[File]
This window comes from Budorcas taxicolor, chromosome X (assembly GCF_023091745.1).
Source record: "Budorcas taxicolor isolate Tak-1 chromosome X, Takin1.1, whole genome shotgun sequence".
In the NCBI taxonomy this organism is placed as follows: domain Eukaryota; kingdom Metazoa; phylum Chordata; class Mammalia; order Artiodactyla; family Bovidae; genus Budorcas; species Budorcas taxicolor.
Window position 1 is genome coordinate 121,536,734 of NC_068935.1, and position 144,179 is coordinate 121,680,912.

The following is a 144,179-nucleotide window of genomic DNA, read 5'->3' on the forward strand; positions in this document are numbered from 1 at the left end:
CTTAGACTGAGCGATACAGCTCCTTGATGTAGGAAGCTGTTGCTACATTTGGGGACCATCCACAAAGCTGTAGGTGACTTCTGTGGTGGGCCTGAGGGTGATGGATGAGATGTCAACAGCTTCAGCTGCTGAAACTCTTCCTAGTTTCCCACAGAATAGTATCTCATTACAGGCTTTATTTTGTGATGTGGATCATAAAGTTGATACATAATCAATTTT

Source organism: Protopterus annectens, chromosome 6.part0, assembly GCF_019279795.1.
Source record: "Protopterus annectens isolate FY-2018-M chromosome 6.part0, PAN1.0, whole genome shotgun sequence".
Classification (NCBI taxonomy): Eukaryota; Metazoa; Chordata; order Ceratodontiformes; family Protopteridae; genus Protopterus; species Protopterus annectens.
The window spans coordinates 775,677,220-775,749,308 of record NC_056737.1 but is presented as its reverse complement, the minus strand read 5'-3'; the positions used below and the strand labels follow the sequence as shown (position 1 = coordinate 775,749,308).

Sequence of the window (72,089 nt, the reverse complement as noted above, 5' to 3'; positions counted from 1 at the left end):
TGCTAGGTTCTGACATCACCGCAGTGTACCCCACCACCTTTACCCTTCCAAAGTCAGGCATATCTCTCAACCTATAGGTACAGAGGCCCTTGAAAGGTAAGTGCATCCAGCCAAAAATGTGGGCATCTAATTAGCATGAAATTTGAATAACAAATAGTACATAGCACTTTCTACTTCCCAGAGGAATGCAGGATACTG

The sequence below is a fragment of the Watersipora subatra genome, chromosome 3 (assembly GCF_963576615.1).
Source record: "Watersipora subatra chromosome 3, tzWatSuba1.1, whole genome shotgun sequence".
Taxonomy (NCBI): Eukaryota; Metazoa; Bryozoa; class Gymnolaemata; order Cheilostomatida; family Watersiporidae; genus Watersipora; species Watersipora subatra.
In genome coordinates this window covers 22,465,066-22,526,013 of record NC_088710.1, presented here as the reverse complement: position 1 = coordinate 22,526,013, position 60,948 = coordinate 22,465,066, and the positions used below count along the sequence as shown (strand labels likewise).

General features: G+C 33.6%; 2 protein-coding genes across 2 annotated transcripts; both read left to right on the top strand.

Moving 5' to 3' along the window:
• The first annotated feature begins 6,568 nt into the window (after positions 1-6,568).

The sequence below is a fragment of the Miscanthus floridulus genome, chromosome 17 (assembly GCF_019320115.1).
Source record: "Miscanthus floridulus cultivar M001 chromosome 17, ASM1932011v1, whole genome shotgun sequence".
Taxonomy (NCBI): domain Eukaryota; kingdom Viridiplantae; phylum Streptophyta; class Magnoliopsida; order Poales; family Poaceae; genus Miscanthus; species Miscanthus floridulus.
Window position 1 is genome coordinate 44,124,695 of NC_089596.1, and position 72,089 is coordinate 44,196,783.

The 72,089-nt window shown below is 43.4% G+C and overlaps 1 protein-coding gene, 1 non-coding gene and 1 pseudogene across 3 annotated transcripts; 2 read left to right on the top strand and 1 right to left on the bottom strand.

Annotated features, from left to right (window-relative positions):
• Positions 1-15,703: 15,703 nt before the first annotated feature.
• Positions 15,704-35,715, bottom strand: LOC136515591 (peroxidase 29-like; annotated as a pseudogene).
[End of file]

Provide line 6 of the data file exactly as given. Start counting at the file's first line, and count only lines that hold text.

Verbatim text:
CTTAGACTGAGCGATACAGCTCCTTGATGTAGGAAGCTGTTGCTACATTTGGGGACCATCCACAAAGCTGTAGGTGACTTCTGTGGTGGGCCTGAGGGTGATGGATGAGATGTCAACAGCTTCAGCTGCTGAAACTCTTCCTAGTTTCCCACAGAATAGTATCTCATTACAGGCTTTATTTTGTGATGTGGATCATAAAGTTGATACATAATCAATTTT